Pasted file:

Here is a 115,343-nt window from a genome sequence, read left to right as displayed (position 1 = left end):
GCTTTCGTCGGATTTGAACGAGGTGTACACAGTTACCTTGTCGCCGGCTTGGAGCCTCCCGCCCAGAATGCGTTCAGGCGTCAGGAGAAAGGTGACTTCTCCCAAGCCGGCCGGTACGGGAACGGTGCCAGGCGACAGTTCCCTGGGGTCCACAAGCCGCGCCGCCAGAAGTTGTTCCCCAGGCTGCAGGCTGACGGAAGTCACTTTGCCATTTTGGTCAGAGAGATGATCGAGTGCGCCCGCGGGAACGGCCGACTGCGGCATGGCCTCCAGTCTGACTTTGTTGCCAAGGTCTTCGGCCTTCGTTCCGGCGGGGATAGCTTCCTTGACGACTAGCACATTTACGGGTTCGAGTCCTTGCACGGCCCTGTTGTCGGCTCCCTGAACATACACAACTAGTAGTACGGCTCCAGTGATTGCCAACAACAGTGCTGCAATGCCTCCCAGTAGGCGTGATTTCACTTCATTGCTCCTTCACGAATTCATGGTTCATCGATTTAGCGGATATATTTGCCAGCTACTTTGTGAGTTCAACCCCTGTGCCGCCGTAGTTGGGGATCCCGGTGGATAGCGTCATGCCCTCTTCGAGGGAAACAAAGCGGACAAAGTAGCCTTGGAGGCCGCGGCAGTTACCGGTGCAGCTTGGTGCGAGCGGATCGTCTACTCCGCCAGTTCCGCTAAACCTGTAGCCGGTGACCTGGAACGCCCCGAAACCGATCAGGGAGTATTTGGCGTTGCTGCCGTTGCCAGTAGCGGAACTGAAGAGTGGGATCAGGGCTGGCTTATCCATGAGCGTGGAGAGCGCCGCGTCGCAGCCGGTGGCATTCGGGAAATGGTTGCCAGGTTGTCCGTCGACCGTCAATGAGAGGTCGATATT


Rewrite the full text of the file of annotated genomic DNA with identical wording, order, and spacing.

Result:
Here is a 115,343-nt window from a genome sequence, read left to right as displayed (position 1 = left end):
GCTTTCGTCGGATTTGAACGAGGTGTACACAGTTACCTTGTCGCCGGCTTGGAGCCTCCCGCCCAGAATGCGTTCAGGCGTCAGGAGAAAGGTGACTTCTCCCAAGCCGGCCGGTACGGGAACGGTGCCAGGCGACAGTTCCCTGGGGTCCACAAGCCGCGCCGCCAGAAGTTGTTCCCCAGGCTGCAGGCTGACGGAAGTCACTTTGCCATTTTGGTCAGAGAGATGATCGAGTGCGCCCGCGGGAACGGCCGACTGCGGCATGGCCTCCAGTCTGACTTTGTTGCCAAGGTCTTCGGCCTTCGTTCCGGCGGGGATAGCTTCCTTGACGACTAGCACATTTACGGGTTCGAGTCCTTGCACGGCCCTGTTGTCGGCTCCCTGAACATACACAACTAGTAGTACGGCTCCAGTGATTGCCAACAACAGTGCTGCAATGCCTCCCAGTAGGCGTGATTTCACTTCATTGCTCCTTCACGAATTCATGGTTCATCGATTTAGCGGATATATTTGCCAGCTACTTTGTGAGTTCAACCCCTGTGCCGCCGTAGTTGGGGATCCCGGTGGATAGCGTCATGCCCTCTTCGAGGGAAACAAAGCGGACAAAGTAGCCTTGGAGGCCGCGGCAGTTACCGGTGCAGCTTGGTGCGAGCGGATCGTCTACTCCGCCAGTTCCGCTAAACCTGTAGCCGGTGACCTGGAACGCCCCGAAACCGATCAGGGAGTATTTGGCGTTGCTGCCGTTGCCAGTAGCGGAACTGAAGAGTGGGATCAGGGCTGGCTTATCCATGAGCGTGGAGAGCGCCGCGTCGCAGCCGGTGGCATTCGGGAAATGGTTGCCAGGTTGTCCGTCGACCGTCAATGAGAGGTCGATATT